Kalkheuwel waterhole

 Kalkheuwel waterhole of Etosha National Park, a male Gemsbok walking near it <sup>1</sup>

Kalkheuwel waterhole of Etosha National Park, a male Gemsbok walking near it 1
One of Etosha national park's man made waterholes, a rectangular-shaped concrete trough fed by an artesian well.

It some times overflows, creating a larger pond next to it, though shallow enough for most of the animals to wade in.

The land around it is filled with white rocks, and there is a parking spot nearby where visitors can view animals from the safety of a car.

It's name means 'limestone hill' in Afrikaans, referring to the nature of the surrounding landscape.

What to do thereGame viewing and bird watching.

Said to be a good spot to see predators hunt, as it is far from human activities and there is plant cover near it.

It also is a good spot to see larger herds of herbivores especially in the mornings and evenings.

Best time to visitDuring winter and spring, when water is scarce and more animals come to drink from it.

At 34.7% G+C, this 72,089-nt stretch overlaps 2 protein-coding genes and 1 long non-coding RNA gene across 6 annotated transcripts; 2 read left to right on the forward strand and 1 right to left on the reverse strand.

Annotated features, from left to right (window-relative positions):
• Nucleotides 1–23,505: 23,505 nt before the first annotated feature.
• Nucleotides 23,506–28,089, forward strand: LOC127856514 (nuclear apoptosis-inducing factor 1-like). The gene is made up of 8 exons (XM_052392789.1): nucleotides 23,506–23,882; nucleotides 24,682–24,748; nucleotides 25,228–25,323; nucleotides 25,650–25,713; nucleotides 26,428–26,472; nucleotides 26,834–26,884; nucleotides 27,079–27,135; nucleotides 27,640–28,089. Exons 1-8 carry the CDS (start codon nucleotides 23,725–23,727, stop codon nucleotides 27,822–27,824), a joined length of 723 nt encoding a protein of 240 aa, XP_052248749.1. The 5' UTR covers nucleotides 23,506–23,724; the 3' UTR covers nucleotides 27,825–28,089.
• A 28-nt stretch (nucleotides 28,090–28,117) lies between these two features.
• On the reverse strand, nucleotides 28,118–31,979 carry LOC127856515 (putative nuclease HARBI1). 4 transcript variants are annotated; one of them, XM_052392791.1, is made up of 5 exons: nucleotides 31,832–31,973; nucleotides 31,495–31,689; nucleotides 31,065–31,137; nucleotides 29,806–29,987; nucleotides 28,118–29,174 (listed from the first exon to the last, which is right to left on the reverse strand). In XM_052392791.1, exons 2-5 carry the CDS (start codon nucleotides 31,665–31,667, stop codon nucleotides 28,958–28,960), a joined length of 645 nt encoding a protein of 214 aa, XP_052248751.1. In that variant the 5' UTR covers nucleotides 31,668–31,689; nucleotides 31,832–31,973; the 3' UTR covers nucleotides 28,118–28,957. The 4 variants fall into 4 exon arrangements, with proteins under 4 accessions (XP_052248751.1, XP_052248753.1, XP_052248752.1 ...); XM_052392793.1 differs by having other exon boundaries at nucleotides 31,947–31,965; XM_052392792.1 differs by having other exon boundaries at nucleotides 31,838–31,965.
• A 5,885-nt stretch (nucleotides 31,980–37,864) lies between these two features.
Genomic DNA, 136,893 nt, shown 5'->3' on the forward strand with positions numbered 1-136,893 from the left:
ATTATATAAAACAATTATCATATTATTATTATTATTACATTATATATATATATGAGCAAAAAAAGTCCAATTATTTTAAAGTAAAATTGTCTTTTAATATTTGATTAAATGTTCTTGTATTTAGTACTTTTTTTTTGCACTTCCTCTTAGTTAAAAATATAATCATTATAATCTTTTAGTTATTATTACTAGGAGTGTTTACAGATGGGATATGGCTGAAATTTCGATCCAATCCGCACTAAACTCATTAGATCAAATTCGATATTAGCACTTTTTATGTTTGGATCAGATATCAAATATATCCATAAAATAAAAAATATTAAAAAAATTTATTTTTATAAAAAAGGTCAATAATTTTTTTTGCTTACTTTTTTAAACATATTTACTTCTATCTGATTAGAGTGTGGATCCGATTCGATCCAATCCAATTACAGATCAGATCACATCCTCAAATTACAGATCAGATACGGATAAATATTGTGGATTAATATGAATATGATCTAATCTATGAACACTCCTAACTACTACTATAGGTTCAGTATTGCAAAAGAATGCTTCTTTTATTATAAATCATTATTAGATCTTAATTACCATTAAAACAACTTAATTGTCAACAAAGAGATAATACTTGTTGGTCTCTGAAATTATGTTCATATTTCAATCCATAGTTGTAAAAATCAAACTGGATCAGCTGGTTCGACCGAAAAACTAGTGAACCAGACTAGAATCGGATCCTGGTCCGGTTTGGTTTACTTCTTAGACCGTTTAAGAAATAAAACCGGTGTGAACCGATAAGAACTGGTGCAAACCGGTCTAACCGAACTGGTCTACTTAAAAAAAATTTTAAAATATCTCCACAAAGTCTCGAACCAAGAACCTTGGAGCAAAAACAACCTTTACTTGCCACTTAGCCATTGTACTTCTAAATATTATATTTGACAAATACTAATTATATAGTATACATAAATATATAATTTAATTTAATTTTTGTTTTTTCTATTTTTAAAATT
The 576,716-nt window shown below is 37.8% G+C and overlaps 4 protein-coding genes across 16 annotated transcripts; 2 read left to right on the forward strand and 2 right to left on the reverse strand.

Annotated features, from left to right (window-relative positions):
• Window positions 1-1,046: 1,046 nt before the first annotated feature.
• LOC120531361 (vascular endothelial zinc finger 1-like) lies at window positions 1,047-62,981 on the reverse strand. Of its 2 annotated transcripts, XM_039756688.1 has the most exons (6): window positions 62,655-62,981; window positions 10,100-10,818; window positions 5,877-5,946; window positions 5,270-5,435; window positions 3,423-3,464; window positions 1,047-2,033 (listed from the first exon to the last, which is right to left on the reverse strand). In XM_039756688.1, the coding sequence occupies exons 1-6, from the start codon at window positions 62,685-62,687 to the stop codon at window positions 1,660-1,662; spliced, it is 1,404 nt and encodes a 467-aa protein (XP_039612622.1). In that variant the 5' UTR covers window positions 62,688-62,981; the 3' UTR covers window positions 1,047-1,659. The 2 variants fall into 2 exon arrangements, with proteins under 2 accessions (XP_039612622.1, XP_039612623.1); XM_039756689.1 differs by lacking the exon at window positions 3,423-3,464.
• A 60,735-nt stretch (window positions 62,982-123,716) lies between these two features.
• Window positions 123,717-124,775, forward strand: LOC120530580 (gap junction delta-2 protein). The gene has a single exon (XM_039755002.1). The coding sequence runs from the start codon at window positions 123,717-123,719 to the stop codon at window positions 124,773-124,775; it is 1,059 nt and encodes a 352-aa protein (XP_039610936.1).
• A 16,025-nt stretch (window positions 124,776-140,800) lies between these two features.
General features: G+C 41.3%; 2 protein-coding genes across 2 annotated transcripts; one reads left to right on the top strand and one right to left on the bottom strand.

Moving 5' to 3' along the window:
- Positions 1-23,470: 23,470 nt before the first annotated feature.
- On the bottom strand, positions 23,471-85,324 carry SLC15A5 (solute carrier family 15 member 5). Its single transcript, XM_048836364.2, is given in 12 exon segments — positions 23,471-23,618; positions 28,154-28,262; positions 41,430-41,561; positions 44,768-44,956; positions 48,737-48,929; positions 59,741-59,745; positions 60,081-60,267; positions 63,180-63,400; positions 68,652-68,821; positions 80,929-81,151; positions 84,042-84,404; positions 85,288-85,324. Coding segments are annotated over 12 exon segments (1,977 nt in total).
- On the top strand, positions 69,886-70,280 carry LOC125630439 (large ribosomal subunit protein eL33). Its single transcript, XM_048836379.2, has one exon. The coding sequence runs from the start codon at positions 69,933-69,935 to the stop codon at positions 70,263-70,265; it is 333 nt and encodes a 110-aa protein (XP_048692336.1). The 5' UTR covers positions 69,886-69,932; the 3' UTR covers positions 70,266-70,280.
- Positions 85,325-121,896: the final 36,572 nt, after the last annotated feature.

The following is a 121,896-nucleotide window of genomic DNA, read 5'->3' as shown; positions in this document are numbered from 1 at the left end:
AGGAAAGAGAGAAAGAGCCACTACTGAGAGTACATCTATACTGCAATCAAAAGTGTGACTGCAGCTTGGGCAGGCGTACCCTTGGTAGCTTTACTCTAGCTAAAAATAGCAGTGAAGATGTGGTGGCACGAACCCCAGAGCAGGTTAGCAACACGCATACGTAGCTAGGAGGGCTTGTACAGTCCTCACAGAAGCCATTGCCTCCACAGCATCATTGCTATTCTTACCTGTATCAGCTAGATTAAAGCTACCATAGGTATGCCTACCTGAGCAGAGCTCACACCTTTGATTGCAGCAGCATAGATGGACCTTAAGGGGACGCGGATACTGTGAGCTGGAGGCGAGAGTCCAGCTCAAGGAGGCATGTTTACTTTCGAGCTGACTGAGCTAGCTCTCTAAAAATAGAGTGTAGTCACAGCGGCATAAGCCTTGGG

Location of Kalkheuwel waterholeIt sits at the centre of a large clearing, amidst the shrublands of Etosha national park's eastern end.

There's only one gravel road to and from it.

How to get thereBy vehicle, as there aren't any airstrips nearby.

Transport options include rental or private vehicles, as well as self drive, bus and overland tour packages.

References1. By Alchemist-hp (talk) (www.pse-mendelejew.de) - Own work, FAL, https://commons.wikimedia.org/w/index.php?curid=25435950

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